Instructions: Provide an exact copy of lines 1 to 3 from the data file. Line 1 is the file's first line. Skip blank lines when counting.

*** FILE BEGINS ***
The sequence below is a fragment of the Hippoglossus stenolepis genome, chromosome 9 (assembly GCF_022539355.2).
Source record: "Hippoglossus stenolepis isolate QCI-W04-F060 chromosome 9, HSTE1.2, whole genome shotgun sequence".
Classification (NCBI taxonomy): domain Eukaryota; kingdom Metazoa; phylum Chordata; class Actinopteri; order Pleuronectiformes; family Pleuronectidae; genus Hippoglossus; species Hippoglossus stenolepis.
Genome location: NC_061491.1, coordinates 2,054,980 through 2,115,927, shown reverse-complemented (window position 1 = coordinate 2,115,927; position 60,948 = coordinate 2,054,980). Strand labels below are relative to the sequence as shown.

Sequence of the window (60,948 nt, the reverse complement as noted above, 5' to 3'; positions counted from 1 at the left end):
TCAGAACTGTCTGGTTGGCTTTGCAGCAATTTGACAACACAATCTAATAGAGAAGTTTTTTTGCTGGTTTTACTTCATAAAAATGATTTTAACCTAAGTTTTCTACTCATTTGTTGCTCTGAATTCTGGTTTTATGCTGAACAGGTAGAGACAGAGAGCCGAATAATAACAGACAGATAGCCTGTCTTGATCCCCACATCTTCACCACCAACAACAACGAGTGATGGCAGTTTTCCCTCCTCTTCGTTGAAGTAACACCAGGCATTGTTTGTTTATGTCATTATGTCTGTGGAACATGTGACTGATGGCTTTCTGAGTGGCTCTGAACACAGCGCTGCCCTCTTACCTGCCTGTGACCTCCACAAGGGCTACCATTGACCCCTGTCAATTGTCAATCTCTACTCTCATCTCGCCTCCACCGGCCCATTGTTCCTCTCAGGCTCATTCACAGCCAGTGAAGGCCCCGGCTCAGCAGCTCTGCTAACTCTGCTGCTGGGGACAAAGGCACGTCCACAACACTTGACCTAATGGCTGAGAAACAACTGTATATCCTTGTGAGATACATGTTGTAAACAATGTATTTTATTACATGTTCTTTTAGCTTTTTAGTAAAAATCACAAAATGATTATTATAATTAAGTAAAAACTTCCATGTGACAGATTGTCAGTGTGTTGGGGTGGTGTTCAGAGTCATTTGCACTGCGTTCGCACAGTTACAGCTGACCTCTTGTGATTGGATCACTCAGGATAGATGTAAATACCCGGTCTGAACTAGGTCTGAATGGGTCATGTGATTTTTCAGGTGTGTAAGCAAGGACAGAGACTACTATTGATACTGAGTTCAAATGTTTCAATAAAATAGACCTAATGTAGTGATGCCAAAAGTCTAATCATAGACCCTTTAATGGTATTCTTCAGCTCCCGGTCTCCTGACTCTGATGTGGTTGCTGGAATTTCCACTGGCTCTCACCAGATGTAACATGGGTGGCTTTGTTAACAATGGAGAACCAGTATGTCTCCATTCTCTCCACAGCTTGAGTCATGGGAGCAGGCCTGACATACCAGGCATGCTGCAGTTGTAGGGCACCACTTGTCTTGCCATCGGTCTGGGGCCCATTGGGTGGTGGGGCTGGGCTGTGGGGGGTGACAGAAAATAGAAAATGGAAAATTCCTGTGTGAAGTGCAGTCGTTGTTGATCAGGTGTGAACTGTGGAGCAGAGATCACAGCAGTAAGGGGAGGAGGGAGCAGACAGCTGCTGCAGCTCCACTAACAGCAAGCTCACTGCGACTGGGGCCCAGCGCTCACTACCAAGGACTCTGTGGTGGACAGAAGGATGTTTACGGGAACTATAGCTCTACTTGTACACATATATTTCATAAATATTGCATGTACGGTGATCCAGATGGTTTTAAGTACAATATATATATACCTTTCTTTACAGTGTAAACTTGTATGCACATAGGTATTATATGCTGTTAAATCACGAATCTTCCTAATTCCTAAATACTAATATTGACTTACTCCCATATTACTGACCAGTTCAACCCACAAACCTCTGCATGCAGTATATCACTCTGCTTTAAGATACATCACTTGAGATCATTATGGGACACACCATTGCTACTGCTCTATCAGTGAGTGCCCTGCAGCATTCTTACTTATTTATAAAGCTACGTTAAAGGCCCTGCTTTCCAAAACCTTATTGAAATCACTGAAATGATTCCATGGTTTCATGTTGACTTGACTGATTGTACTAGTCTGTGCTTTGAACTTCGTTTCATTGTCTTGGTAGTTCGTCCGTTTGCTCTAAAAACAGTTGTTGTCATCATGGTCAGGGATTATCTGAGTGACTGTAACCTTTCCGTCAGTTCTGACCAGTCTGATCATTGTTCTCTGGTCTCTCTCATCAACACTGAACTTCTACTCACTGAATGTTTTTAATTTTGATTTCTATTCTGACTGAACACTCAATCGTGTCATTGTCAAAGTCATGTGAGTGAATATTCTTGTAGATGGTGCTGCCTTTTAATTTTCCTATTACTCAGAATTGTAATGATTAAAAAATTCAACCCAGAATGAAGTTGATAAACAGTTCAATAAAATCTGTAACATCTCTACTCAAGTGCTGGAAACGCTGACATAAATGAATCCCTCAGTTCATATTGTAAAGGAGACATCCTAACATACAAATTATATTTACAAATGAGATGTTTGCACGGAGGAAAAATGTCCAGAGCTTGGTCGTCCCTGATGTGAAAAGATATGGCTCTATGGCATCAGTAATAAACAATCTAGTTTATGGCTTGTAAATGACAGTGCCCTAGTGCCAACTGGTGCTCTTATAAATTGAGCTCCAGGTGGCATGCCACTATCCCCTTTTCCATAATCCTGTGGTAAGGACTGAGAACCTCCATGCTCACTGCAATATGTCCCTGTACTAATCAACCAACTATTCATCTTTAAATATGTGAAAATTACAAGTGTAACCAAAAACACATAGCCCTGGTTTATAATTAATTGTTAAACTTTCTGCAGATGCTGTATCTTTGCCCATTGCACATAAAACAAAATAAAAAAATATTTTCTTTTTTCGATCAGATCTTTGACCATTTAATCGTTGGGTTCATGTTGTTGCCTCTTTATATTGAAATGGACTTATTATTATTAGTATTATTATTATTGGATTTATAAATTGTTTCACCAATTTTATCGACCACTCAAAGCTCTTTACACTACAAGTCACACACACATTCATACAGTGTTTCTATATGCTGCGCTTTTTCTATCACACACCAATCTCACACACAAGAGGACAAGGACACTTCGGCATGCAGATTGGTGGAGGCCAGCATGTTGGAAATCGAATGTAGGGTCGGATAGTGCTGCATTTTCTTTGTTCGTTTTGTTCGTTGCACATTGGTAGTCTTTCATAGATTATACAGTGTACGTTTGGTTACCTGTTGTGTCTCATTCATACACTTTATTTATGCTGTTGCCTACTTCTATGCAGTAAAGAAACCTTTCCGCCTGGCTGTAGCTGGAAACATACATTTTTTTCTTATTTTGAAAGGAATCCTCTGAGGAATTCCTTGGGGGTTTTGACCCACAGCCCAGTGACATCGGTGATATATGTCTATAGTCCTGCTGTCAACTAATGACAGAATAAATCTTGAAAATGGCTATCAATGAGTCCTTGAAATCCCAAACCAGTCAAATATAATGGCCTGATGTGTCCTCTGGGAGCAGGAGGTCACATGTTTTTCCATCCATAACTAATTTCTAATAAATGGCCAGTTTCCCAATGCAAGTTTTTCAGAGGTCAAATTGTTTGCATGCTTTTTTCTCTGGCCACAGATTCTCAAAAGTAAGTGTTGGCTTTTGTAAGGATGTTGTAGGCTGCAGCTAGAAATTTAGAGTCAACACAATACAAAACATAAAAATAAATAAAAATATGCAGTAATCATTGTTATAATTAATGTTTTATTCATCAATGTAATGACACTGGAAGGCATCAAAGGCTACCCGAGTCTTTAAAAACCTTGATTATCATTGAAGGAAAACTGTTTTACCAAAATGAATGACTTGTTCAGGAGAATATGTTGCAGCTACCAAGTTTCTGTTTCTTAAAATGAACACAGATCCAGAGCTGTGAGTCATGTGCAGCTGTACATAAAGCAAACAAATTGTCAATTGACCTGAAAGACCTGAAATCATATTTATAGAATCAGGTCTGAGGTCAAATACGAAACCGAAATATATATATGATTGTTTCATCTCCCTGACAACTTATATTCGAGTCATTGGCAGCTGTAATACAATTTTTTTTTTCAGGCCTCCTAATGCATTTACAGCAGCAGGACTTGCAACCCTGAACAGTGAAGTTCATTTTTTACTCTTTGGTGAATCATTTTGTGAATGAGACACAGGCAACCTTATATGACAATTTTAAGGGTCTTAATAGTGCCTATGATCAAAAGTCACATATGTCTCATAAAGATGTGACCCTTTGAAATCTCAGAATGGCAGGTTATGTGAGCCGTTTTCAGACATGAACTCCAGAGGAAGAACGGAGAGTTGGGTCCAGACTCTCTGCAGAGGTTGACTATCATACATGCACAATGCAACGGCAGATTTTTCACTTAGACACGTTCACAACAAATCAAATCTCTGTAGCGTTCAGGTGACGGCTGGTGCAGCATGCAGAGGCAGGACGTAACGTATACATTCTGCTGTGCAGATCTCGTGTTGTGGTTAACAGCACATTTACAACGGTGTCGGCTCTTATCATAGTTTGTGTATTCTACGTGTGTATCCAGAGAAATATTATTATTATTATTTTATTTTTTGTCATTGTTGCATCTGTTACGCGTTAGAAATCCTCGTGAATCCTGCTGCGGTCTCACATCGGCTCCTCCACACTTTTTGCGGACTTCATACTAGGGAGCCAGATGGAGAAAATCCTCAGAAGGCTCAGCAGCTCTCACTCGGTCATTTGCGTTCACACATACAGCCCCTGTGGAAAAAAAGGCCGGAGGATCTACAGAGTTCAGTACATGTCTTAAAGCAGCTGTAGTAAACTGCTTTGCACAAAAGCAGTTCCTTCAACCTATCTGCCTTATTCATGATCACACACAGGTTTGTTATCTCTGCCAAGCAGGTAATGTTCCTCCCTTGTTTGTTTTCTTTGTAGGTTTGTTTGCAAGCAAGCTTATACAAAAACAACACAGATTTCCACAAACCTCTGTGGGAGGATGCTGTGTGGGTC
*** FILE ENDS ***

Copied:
The sequence below is a fragment of the Hippoglossus stenolepis genome, chromosome 9 (assembly GCF_022539355.2).
Source record: "Hippoglossus stenolepis isolate QCI-W04-F060 chromosome 9, HSTE1.2, whole genome shotgun sequence".
Classification (NCBI taxonomy): domain Eukaryota; kingdom Metazoa; phylum Chordata; class Actinopteri; order Pleuronectiformes; family Pleuronectidae; genus Hippoglossus; species Hippoglossus stenolepis.